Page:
. Disordered sleep is pervasive in the United States and has been declared a public health epidemic by the Centers for Disease Control and Prevention (CDC). Poor sleep has far-reaching impacts on cognition, health, and contributes to an increased risk of many diseases, including Alzheimer?s disease (AD). Electroencephalography (EEG) neural signatures measured during sleep may be sensitive to AD neuropathology that is predictive of cognitive decline in cognitively normal people years before AD diagnosis. Currently, AD pathology can only be measured in vivo using PET imaging or via spinal taps, which are invasive and expensive. If certain sleep EEG signatures are deemed to be sensitive and specific to AD pathology, they may serve as early, non-invasive, diagnostic biomarkers of the disease. Sleep EEG signals are traditionally measured using bulky, rigid, uncomfortable equipment in an unfamiliar lab setting that can negatively impact sleep signals. Due to these limitations, sleep EEG data acquisition is typically limited to a single night. As night-to-night sleep variability is predictive of poor cognitive performance and health outcomes, it is essential to sample multiple nights of sleep. Existing mobile systems are still bulky and lack electrodes needed to reliably assess sleep stages. The multi-PI interdisciplinary team with complementary expertise in cognitive neuroscience of aging, mechanical/biomedical engineering, and sleep neuroscience will develop and validate a low-cost, virtually imperceptible, soft, wearable, wireless mobile device designed for long-term use and use it to measure individuals? sleep EEG as they sleep in their own homes over multiple nights. This device is the first example of a fully portable, compact, flexible skin- like hybrid electronics (SKINTRONICS) EEG system that includes ultrathin aerosol-jet printed forehead, eye and chin movement electrodes, a Li-polymer battery, and a micro secure digital (SD) card for data storage. The elastomer that encapsulates the device protects from interference and ensures high SNR without the need for electrode gel. All necessary components for EEG recording are contained within a non-sticky adhesive roughly the size of a Band-Aid that participants can easily apply and remove themselves. This system will be assessed in the lab and at home in young and older adults to ensure feasibility in adults with potentially different levels of EEG SNR, sleep quality, and comfort with wearable technology. The relationship between individual levels of sleep EEG metrics and performance on an episodic memory task designed to be highly sensitive to sleep quality and AD will be assessed for the purposes of confirming that our system reveals sleep EEG-memory associations consistent with those in the literature. Ten nights of data will be acquired to test SKINTRONICS long-term capabilities and in order to separate the predictive value of habitual from night-to-night variability in sleep EEG signals on memory performance. Results produced by this application will additionally be applicable for longitudinal studies in participants at risk for AD to determine whether particular sleep EEG patterns, acquired with SKINTRONICS, can help identify individuals most likely to exhibit cognitive decline.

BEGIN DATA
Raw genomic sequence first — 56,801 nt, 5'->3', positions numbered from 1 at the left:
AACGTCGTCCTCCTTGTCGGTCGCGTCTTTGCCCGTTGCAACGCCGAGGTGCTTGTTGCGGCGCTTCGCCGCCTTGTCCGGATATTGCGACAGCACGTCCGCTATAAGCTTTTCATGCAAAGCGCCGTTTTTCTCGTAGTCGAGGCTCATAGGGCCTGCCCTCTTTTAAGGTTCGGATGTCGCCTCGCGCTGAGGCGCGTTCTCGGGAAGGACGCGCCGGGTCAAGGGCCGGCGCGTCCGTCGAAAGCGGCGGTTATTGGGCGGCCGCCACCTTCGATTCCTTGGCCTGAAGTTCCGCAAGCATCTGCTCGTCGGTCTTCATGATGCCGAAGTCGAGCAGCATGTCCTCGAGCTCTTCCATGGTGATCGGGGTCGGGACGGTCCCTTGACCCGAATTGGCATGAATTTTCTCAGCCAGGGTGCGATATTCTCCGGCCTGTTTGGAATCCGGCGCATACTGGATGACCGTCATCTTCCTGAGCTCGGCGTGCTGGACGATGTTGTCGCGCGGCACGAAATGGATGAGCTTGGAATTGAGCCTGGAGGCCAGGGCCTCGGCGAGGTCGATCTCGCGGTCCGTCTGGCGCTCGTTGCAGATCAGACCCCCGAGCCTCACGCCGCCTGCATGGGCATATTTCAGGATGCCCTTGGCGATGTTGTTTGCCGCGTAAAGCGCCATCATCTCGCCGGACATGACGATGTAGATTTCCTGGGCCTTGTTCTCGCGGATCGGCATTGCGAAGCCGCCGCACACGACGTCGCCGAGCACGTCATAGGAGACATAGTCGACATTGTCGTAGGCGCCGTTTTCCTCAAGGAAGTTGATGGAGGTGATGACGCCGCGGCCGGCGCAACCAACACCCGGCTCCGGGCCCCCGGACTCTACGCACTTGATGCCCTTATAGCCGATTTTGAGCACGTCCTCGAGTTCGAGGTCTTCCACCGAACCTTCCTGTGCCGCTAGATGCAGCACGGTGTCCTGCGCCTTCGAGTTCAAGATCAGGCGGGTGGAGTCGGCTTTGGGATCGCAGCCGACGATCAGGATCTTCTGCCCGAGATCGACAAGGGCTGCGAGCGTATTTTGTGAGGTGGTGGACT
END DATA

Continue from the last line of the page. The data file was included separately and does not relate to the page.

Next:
Poor sleep has far-reaching short- and long-term impacts on cognition and health, even in the absence of a sleep disorder, and certain sleep disruptions may also be predictive of Alzheimer?s disease (AD). Certain neural signatures measured during sleep are deemed to be sensitive and specific to AD pathology; they may serve as early, non-invasive, diagnostic biomarkers of the disease and aid in early detection and treatment. By developing a low-cost, virtually imperceptible, soft, wearable, wireless mobile device that can reliably measure an individual?s sleep-related brain activity from the comfort of home, we will overcome existing limitations of lab-based and mobile sleep electroencephalography (EEG) systems in human sleep research for both cognitive and clinical applications.